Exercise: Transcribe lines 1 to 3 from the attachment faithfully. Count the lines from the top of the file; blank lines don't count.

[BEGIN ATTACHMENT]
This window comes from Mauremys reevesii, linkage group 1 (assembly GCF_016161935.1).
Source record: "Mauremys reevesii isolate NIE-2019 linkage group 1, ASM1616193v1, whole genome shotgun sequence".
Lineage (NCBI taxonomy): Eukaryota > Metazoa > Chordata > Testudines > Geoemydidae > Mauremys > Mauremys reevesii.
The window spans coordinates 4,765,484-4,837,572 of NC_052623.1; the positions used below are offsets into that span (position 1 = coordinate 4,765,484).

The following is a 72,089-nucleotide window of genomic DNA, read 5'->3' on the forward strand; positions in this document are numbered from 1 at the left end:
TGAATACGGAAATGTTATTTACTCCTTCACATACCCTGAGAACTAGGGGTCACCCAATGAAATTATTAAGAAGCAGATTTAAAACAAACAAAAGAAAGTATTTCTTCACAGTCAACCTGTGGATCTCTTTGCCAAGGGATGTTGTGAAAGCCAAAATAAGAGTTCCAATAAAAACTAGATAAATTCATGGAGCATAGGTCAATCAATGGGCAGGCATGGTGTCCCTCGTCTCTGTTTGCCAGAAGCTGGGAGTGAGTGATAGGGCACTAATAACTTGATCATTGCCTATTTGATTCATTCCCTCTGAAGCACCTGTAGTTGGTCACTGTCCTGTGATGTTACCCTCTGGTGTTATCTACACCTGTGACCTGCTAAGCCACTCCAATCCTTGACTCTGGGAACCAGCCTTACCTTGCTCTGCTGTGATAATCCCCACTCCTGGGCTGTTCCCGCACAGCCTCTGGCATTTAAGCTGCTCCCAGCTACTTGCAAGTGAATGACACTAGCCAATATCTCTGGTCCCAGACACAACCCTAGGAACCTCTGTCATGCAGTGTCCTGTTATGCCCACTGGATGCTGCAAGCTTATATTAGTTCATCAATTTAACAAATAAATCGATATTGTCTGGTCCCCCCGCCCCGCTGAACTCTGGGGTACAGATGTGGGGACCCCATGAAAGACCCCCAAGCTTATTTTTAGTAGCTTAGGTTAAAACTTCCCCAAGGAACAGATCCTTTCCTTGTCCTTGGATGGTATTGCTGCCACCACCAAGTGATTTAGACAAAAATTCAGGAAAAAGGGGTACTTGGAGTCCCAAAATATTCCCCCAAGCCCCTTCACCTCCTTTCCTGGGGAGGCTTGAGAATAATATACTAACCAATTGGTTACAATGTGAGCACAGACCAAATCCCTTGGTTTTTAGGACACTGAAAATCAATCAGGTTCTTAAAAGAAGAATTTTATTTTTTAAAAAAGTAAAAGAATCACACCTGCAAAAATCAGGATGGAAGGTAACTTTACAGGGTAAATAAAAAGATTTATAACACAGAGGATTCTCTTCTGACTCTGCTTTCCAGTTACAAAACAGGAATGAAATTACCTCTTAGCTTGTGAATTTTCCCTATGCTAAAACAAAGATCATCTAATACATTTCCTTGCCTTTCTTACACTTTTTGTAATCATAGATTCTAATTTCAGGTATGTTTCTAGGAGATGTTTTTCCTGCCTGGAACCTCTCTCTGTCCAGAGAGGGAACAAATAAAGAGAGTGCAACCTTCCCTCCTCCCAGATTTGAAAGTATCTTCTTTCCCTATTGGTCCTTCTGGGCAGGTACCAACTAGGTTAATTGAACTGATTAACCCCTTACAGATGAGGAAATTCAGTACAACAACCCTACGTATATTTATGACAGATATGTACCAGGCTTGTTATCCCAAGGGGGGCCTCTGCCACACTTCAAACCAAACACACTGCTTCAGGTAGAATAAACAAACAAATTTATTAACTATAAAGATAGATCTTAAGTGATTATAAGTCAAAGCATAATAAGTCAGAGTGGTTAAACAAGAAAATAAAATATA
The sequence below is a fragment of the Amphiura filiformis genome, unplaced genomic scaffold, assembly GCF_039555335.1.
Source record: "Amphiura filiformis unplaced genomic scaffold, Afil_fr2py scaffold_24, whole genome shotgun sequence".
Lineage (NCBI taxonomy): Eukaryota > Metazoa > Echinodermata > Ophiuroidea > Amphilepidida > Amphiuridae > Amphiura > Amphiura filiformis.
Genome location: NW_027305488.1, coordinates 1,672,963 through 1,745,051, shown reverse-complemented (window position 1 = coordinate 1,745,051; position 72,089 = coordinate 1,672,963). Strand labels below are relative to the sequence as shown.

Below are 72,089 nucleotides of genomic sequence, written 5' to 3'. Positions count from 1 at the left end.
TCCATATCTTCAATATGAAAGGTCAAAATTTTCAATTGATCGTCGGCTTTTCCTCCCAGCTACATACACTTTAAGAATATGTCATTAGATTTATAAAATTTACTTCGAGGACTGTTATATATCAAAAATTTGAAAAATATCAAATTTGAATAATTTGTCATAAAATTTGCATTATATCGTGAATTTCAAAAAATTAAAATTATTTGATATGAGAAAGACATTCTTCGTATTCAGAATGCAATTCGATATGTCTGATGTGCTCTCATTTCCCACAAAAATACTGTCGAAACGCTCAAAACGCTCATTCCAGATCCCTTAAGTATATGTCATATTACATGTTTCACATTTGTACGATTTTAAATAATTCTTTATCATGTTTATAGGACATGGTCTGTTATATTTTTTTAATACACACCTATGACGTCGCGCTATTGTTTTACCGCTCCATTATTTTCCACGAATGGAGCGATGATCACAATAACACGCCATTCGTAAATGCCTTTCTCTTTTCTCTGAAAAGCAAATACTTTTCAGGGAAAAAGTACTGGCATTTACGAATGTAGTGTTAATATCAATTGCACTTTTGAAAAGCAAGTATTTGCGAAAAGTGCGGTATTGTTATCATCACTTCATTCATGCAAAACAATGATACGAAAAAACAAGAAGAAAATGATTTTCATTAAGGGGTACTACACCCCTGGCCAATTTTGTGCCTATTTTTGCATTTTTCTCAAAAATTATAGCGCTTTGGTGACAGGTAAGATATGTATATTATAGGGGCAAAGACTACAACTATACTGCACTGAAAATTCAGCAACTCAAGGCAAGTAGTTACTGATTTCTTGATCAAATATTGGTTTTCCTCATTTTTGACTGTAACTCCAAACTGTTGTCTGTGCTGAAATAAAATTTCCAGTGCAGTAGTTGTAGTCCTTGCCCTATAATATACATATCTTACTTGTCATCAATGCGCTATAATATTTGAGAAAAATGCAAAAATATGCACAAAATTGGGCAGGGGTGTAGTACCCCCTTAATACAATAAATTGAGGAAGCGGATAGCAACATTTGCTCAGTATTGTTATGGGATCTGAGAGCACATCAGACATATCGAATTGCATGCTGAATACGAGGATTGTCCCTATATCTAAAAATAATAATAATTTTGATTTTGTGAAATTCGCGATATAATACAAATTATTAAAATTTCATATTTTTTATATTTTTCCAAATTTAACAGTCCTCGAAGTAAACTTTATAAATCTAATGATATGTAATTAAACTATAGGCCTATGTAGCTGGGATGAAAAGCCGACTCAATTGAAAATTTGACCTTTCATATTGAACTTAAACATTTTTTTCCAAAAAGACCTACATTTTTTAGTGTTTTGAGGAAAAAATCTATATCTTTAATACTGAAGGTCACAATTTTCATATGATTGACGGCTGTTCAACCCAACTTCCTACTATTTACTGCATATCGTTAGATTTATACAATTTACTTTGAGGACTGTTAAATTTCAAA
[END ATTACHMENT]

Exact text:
This window comes from Mauremys reevesii, linkage group 1 (assembly GCF_016161935.1).
Source record: "Mauremys reevesii isolate NIE-2019 linkage group 1, ASM1616193v1, whole genome shotgun sequence".
Lineage (NCBI taxonomy): Eukaryota > Metazoa > Chordata > Testudines > Geoemydidae > Mauremys > Mauremys reevesii.